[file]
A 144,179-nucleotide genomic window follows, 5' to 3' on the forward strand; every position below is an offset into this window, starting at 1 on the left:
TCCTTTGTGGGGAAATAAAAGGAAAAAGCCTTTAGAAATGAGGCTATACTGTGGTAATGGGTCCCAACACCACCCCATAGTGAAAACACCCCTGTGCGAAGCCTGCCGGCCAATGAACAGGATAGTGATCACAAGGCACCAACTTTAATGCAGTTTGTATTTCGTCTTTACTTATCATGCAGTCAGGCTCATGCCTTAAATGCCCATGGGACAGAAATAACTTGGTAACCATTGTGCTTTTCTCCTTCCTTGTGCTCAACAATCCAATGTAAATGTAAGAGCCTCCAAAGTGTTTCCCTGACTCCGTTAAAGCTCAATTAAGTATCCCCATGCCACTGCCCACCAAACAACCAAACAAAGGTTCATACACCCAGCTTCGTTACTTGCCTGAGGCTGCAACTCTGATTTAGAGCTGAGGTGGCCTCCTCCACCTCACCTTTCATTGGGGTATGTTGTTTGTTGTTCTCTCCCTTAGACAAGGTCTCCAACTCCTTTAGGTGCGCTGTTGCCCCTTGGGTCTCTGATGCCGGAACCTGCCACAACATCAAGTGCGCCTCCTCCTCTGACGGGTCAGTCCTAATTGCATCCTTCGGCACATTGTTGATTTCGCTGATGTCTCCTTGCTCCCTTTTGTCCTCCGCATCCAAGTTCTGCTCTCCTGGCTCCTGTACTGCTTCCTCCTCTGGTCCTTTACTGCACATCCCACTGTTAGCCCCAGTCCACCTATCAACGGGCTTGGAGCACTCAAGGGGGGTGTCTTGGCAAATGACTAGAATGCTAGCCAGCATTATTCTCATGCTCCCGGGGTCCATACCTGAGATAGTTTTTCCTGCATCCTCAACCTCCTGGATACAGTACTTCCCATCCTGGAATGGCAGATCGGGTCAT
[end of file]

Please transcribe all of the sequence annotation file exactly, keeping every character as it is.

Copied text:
A 144,179-nucleotide genomic window follows, 5' to 3' on the forward strand; every position below is an offset into this window, starting at 1 on the left:
TCCTTTGTGGGGAAATAAAAGGAAAAAGCCTTTAGAAATGAGGCTATACTGTGGTAATGGGTCCCAACACCACCCCATAGTGAAAACACCCCTGTGCGAAGCCTGCCGGCCAATGAACAGGATAGTGATCACAAGGCACCAACTTTAATGCAGTTTGTATTTCGTCTTTACTTATCATGCAGTCAGGCTCATGCCTTAAATGCCCATGGGACAGAAATAACTTGGTAACCATTGTGCTTTTCTCCTTCCTTGTGCTCAACAATCCAATGTAAATGTAAGAGCCTCCAAAGTGTTTCCCTGACTCCGTTAAAGCTCAATTAAGTATCCCCATGCCACTGCCCACCAAACAACCAAACAAAGGTTCATACACCCAGCTTCGTTACTTGCCTGAGGCTGCAACTCTGATTTAGAGCTGAGGTGGCCTCCTCCACCTCACCTTTCATTGGGGTATGTTGTTTGTTGTTCTCTCCCTTAGACAAGGTCTCCAACTCCTTTAGGTGCGCTGTTGCCCCTTGGGTCTCTGATGCCGGAACCTGCCACAACATCAAGTGCGCCTCCTCCTCTGACGGGTCAGTCCTAATTGCATCCTTCGGCACATTGTTGATTTCGCTGATGTCTCCTTGCTCCCTTTTGTCCTCCGCATCCAAGTTCTGCTCTCCTGGCTCCTGTACTGCTTCCTCCTCTGGTCCTTTACTGCACATCCCACTGTTAGCCCCAGTCCACCTATCAACGGGCTTGGAGCACTCAAGGGGGGTGTCTTGGCAAATGACTAGAATGCTAGCCAGCATTATTCTCATGCTCCCGGGGTCCATACCTGAGATAGTTTTTCCTGCATCCTCAACCTCCTGGATACAGTACTTCCCATCCTGGAATGGCAGATCGGGTCAT